As the recognition grows across communities, governments and businesses that food waste is no longer tenable and its economic, social and environmental impacts are no longer justifiable, initiatives that seek to tackle the issue have been springing up globally. By reducing food waste at the farm level, this organisation tackles the problem at the source.
One third of all food produced is wasted globally every year, along with numerous resources used in its production (such as fresh water, land, energy, capital), and the unnecessary greenhouse gases (such as some 23 per cent of all methane emissions) that are also generated, contributing to climate change.
In the process, precious resources are therefore being squandered every year, resources that shouldn’t need to be used in the first place. In the US alone, due to strict aesthetic specifications at the retail level, some 20 billion pounds of perfectly edible and nutritional produce are wasted every year, before they have even left the farm.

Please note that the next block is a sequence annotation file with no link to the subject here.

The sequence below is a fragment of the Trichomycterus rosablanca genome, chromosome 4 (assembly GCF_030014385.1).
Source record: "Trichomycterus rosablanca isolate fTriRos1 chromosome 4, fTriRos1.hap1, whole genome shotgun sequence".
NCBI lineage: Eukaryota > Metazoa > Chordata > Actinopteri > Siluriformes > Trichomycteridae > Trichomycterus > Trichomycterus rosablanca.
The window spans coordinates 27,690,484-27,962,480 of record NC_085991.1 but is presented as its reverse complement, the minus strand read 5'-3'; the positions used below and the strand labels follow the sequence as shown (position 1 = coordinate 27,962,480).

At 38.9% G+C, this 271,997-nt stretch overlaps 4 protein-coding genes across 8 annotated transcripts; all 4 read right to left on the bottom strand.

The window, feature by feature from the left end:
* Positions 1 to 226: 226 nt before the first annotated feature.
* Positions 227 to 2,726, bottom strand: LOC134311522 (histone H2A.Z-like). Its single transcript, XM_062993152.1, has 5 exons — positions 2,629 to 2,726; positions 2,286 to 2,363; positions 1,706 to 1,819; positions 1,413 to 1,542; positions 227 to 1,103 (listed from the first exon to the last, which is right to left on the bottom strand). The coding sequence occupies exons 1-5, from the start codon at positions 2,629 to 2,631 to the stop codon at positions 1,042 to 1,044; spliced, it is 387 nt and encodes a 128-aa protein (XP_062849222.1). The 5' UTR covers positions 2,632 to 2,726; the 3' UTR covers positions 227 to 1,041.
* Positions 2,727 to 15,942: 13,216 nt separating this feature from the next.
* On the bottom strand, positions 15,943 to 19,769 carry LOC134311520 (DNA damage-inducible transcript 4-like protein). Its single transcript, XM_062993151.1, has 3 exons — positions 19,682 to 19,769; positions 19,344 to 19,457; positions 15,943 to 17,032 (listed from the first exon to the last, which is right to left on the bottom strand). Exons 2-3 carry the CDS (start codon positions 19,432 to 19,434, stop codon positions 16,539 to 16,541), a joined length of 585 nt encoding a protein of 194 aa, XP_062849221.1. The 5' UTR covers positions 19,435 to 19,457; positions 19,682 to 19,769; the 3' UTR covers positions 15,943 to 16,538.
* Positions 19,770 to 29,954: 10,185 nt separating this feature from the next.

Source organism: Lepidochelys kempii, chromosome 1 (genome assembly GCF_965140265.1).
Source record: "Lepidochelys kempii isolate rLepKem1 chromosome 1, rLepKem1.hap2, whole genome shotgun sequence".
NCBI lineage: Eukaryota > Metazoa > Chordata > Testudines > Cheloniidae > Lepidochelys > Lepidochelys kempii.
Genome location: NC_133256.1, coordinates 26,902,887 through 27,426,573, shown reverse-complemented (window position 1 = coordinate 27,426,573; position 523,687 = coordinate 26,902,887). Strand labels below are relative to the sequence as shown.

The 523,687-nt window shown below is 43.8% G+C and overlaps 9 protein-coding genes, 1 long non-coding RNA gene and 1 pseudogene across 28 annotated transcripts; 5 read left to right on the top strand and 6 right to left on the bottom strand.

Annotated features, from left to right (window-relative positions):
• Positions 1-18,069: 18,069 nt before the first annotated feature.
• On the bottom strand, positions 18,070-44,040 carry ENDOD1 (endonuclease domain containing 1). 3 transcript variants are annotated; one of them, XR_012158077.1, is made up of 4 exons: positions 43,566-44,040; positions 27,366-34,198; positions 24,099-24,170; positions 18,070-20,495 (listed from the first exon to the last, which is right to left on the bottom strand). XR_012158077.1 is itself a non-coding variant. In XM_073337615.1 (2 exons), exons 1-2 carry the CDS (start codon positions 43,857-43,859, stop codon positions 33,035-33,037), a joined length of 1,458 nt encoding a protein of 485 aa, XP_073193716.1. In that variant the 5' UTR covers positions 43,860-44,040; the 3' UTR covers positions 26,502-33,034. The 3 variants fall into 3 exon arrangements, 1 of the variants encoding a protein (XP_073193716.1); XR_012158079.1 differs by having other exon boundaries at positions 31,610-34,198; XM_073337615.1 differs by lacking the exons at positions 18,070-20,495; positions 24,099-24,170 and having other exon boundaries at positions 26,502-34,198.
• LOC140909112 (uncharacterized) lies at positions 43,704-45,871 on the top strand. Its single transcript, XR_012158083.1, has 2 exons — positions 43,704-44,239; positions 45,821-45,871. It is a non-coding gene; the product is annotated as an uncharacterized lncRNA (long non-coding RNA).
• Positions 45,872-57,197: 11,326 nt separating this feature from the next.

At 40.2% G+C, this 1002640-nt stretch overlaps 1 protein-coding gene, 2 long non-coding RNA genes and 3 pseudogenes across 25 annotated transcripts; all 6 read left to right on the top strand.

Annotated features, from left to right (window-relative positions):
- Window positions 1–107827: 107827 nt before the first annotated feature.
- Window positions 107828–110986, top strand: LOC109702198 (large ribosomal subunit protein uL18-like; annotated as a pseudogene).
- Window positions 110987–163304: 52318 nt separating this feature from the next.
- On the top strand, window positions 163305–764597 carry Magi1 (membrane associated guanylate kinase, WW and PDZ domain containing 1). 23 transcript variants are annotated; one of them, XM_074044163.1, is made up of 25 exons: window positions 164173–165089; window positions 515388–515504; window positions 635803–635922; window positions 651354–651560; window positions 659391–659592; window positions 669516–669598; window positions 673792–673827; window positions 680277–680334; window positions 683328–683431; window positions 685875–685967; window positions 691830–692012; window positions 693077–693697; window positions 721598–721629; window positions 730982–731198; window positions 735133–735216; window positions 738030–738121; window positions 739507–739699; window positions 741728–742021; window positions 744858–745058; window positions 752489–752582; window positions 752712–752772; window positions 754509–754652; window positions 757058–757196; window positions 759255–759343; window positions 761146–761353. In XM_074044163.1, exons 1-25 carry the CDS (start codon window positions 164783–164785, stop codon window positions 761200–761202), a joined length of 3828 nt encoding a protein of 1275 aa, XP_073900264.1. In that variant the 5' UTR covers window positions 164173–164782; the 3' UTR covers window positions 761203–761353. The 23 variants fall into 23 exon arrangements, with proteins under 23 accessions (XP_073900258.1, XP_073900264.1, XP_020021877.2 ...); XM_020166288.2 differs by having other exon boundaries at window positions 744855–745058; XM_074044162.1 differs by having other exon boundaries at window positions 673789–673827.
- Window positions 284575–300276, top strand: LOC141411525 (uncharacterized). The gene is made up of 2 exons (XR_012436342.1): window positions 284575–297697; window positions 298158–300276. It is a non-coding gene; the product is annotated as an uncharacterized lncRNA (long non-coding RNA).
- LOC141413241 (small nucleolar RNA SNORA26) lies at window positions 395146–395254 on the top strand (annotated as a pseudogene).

These are not just wasted resources, with serious environmental implications, but a wasted income opportunity for farmers.
Full Harvest is a B2B platform that connects large farms to food retailers, effectively creating an online market place for perfectly edible ‘surplus’ foods to be sold at discounted prices to food retailers. Ugly potatoes, deformed carrots, irregularly shaped courgettes. You name it. Full Harvest values them all, and seeks to promote their value across the supply chain.
By selling ‘ugly’ produce at discounted prices to food retailers, farmers get an additional revenue stream from what would have otherwise been thrown away, their production costs are therefore lowered, and wasted food and use of resources are significantly reduced at the source. Food retailers are too set to gain, by securing savings though the discounted purchasing of fruit and vegetables.
Lastly, at the consumer level, the initiative can also help change the image of ‘uglies’ and help them find a way to people’s hearts (and stomachs) one again. What’s not to like?
Here’s a short video about the ecological footprint of food waste: